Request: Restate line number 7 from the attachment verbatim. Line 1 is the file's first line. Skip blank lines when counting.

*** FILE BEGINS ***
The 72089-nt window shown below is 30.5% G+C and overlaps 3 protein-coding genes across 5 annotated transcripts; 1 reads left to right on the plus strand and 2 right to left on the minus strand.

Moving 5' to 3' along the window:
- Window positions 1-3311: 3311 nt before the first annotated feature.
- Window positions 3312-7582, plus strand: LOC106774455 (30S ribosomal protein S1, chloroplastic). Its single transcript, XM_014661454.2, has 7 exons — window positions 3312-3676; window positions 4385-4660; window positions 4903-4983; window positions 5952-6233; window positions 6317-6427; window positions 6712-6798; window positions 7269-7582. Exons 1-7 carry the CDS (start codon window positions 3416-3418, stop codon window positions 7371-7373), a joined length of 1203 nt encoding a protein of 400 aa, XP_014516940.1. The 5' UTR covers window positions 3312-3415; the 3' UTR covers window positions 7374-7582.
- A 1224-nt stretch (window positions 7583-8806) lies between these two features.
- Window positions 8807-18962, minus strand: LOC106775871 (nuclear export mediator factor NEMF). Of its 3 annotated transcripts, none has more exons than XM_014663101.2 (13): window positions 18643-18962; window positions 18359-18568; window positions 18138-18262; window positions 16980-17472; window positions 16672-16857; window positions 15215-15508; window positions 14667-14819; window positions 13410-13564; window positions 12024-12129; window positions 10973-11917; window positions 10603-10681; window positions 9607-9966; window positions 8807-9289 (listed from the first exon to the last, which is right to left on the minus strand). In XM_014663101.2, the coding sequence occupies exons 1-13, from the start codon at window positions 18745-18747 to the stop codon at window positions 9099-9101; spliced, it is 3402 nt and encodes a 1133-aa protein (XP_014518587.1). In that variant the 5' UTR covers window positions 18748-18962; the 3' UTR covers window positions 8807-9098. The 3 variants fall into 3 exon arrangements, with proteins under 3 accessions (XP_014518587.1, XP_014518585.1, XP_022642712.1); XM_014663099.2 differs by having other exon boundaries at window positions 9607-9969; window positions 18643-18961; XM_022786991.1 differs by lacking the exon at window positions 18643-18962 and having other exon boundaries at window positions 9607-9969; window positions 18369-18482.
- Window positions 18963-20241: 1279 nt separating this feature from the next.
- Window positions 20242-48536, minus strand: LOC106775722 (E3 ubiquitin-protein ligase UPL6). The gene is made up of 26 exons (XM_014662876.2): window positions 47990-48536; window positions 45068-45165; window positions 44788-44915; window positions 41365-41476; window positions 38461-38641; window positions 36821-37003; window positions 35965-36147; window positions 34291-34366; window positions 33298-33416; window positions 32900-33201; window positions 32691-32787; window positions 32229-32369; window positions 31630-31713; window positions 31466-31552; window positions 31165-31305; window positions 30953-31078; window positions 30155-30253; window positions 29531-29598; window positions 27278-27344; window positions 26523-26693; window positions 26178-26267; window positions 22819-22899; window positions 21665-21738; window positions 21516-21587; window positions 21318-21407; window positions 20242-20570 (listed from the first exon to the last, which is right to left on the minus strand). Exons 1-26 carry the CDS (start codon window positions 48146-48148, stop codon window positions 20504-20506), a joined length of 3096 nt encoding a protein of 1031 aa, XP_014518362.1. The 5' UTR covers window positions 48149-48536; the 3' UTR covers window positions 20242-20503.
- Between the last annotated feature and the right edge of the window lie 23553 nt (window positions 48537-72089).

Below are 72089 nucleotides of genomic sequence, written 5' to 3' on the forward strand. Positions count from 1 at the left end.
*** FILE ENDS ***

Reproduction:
- Window positions 18963-20241: 1279 nt separating this feature from the next.